The November/December 2006 issue introduced a new feature to the magazine: the essay. Freeman Dyson’s remembrance of his time spent working for Britain’s Bomber Command in 1943-1945 (“A Failure of Intelligence”) prompted many letters.
I was a rear gunner flying Lancasters in 300 (Polish) Bomber Squadron, which flew alongside Britain’s Royal Air Force and operated out of Britain. Reading Freeman Dyson’s essay brings back many memories, not all of them pleasant. I share some of Dyson’s views on the ruthlessness of Sir Arthur “Bomber” Harris, commander in chief of Britain’s Bomber Command. My expression of the revulsion I felt when ordered to bomb Chemnitz, Germany, the day after Dresden was burnt–and after being told that the refugees from Dresden were filling the streets of Chemnitz, where there was no room in shelters–nearly got me court-martialed!
The night flying in “streams” was deadly! That is when we could have used an additional half-dozen eyes. The sight of glowing exhaust manifolds bearing in on you made your “fighter affiliation” exercises pay off. And on cloudy nights, the fear of collisions was such that at the end of each “leg,” the planes in the stream would, before turning, switch on their navigation lights for a moment. It looked like a Christmas procession.
The Operation Manna flights, wherein Allied bombers were used to feed people in the Nazi-occupied Netherlands in 1945, were a blessing. I participated in four such flights. Recently, when I was talking to Delft University of Technology professor Hans Blok over dinner, the subject came up. I found myself describing the feeling of seeing hundreds of people on the roofs and balconies, waving flags and waiting for food. Professor Blok smiled, then floored me: he was one of them.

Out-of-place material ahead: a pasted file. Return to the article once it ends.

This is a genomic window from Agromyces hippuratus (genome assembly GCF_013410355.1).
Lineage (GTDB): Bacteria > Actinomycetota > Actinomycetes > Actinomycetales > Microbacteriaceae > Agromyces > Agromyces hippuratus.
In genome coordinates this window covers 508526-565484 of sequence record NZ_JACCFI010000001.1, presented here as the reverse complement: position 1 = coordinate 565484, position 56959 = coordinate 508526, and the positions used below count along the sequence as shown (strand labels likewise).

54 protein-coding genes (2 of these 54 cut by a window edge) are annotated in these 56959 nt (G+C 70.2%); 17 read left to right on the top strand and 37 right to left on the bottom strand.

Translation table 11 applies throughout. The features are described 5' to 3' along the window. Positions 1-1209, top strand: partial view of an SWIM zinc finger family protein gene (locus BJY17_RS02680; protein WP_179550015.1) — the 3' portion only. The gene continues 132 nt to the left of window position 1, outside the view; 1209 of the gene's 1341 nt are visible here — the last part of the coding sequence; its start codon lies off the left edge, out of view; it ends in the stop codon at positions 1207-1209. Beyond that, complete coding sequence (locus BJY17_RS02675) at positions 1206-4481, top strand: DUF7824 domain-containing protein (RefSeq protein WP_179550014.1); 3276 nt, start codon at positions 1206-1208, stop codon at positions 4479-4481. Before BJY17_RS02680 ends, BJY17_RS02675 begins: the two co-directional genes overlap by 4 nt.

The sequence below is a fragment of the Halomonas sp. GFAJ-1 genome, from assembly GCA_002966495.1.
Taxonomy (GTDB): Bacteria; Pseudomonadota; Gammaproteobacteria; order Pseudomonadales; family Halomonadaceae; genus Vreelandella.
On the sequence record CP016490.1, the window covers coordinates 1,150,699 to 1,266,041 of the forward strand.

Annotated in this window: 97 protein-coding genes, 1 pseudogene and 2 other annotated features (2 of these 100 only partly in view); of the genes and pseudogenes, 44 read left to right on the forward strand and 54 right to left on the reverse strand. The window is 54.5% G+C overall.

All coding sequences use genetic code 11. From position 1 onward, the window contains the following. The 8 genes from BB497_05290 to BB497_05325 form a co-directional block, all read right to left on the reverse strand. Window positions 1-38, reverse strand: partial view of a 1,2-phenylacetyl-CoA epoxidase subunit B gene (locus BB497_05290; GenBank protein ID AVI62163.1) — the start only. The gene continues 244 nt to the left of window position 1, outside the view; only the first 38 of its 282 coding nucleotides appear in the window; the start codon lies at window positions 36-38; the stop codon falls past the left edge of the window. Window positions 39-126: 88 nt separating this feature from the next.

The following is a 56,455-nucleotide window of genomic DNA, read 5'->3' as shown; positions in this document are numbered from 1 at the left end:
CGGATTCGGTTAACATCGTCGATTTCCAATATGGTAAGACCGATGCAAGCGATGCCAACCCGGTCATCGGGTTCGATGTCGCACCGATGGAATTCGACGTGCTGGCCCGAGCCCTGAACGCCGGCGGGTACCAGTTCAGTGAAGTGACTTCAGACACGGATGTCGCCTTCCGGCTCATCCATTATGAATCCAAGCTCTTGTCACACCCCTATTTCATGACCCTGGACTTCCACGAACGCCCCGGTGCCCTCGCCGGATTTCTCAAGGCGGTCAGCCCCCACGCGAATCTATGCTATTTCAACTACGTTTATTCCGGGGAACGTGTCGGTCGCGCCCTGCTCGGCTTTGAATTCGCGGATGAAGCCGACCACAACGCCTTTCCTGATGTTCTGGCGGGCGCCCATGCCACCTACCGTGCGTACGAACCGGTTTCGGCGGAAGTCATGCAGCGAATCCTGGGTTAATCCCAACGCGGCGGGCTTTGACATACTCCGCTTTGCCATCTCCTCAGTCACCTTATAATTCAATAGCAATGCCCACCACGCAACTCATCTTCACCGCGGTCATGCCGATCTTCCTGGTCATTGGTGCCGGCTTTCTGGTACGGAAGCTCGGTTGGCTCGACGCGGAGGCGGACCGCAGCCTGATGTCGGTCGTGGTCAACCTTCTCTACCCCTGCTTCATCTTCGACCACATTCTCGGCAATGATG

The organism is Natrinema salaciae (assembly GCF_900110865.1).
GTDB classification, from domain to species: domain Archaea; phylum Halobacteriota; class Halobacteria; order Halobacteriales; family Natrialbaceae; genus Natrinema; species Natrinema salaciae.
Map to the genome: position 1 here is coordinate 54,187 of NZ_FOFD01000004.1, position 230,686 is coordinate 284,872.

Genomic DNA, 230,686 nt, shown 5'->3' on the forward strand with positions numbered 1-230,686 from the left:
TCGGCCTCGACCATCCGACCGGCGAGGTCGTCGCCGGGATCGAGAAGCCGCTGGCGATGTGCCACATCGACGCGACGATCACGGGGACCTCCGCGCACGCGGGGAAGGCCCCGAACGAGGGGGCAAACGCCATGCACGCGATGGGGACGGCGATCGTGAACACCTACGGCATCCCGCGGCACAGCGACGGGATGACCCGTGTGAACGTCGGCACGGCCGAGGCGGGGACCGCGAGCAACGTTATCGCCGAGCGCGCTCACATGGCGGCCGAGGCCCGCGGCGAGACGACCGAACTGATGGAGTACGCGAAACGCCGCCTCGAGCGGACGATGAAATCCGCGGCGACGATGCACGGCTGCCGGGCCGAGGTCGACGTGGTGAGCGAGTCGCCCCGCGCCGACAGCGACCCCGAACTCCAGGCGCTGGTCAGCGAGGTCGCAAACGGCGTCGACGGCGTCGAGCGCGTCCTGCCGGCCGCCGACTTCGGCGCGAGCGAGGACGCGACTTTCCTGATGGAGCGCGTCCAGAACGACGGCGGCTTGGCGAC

The Freeman Dyson essay took me back 62 years. In 1944-‘45, I was in charge of a small Eighth Air Force radar unit in England, France, and Germany. It was part of the Micro-H system for guiding American and English bombers to their targets in Germany. I can still see, in my mind’s eye, the fleets of bombers and other aircraft that flew over the channel when the weather cleared in late December 1944 to support our troops in the Battle of the Bulge.
While in England, I made the acquaintance of a navigator who flew in a Lancaster bomber. I have sent him the Dyson essay; it has brought back memories of those harrowing days to him.
Freeman Dyson’s essay really struck a chord with me. Perhaps that’s because a part of the essay reports on the effectiveness of electronic countermeasures used during World War II–a subject that aroused my curiosity long ago.
As a lieutenant in the United States Air Forces in England during the war, I enjoyed working on extra-secret radar countermeasures, but I was never able to tell whether or not my efforts were producing the desired results. Although Dyson studied the Royal Air Force, I think his results also apply to the countermeasures used by the USAF.